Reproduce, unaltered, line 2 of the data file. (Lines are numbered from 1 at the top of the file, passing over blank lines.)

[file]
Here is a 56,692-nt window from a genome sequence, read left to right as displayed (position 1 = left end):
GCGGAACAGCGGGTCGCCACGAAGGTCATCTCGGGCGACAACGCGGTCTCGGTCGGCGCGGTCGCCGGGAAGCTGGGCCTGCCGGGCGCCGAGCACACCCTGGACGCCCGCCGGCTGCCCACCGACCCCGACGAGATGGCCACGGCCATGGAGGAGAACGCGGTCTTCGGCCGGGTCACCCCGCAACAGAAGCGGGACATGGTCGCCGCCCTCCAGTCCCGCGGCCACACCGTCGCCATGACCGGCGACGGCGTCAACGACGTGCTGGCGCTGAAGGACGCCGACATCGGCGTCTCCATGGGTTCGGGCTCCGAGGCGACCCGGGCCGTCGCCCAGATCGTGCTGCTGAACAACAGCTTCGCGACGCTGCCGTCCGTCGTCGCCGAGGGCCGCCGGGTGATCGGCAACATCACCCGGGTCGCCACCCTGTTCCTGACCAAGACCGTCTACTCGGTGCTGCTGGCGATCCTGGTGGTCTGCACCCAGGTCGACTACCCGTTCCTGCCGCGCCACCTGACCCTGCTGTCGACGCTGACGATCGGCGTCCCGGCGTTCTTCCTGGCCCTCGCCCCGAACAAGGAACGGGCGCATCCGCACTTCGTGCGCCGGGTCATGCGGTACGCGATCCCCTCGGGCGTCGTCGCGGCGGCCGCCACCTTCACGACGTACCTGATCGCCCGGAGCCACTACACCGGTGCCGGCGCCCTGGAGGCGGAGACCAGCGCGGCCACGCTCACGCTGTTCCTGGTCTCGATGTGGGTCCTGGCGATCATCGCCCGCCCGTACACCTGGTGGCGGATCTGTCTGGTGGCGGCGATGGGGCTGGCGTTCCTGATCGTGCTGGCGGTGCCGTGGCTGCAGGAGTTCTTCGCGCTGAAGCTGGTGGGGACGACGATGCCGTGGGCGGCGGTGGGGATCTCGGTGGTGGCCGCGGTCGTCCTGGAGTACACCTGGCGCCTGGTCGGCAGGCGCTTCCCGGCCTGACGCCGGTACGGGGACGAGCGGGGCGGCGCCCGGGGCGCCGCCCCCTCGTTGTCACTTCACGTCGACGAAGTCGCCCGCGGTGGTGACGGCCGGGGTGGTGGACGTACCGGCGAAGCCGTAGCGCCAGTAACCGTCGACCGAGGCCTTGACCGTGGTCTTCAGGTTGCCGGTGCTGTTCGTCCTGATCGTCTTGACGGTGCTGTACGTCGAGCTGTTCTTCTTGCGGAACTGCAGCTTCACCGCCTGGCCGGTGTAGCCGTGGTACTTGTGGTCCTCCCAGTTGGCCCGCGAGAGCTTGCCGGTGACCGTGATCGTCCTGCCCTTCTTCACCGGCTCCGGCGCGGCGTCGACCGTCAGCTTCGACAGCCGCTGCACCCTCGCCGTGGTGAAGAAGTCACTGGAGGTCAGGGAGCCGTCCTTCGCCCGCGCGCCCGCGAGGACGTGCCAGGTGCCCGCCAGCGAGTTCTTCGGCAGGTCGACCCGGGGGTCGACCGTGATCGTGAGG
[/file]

GCGGAACAGCGGGTCGCCACGAAGGTCATCTCGGGCGACAACGCGGTCTCGGTCGGCGCGGTCGCCGGGAAGCTGGGCCTGCCGGGCGCCGAGCACACCCTGGACGCCCGCCGGCTGCCCACCGACCCCGACGAGATGGCCACGGCCATGGAGGAGAACGCGGTCTTCGGCCGGGTCACCCCGCAACAGAAGCGGGACATGGTCGCCGCCCTCCAGTCCCGCGGCCACACCGTCGCCATGACCGGCGACGGCGTCAACGACGTGCTGGCGCTGAAGGACGCCGACATCGGCGTCTCCATGGGTTCGGGCTCCGAGGCGACCCGGGCCGTCGCCCAGATCGTGCTGCTGAACAACAGCTTCGCGACGCTGCCGTCCGTCGTCGCCGAGGGCCGCCGGGTGATCGGCAACATCACCCGGGTCGCCACCCTGTTCCTGACCAAGACCGTCTACTCGGTGCTGCTGGCGATCCTGGTGGTCTGCACCCAGGTCGACTACCCGTTCCTGCCGCGCCACCTGACCCTGCTGTCGACGCTGACGATCGGCGTCCCGGCGTTCTTCCTGGCCCTCGCCCCGAACAAGGAACGGGCGCATCCGCACTTCGTGCGCCGGGTCATGCGGTACGCGATCCCCTCGGGCGTCGTCGCGGCGGCCGCCACCTTCACGACGTACCTGATCGCCCGGAGCCACTACACCGGTGCCGGCGCCCTGGAGGCGGAGACCAGCGCGGCCACGCTCACGCTGTTCCTGGTCTCGATGTGGGTCCTGGCGATCATCGCCCGCCCGTACACCTGGTGGCGGATCTGTCTGGTGGCGGCGATGGGGCTGGCGTTCCTGATCGTGCTGGCGGTGCCGTGGCTGCAGGAGTTCTTCGCGCTGAAGCTGGTGGGGACGACGATGCCGTGGGCGGCGGTGGGGATCTCGGTGGTGGCCGCGGTCGTCCTGGAGTACACCTGGCGCCTGGTCGGCAGGCGCTTCCCGGCCTGACGCCGGTACGGGGACGAGCGGGGCGGCGCCCGGGGCGCCGCCCCCTCGTTGTCACTTCACGTCGACGAAGTCGCCCGCGGTGGTGACGGCCGGGGTGGTGGACGTACCGGCGAAGCCGTAGCGCCAGTAACCGTCGACCGAGGCCTTGACCGTGGTCTTCAGGTTGCCGGTGCTGTTCGTCCTGATCGTCTTGACGGTGCTGTACGTCGAGCTGTTCTTCTTGCGGAACTGCAGCTTCACCGCCTGGCCGGTGTAGCCGTGGTACTTGTGGTCCTCCCAGTTGGCCCGCGAGAGCTTGCCGGTGACCGTGATCGTCCTGCCCTTCTTCACCGGCTCCGGCGCGGCGTCGACCGTCAGCTTCGACAGCCGCTGCACCCTCGCCGTGGTGAAGAAGTCACTGGAGGTCAGGGAGCCGTCCTTCGCCCGCGCGCCCGCGAGGACGTGCCAGGTGCCCGCCAGCGAGTTCTTCGGCAGGTCGACCCGGGGGTCGACCGTGATCGTGAGG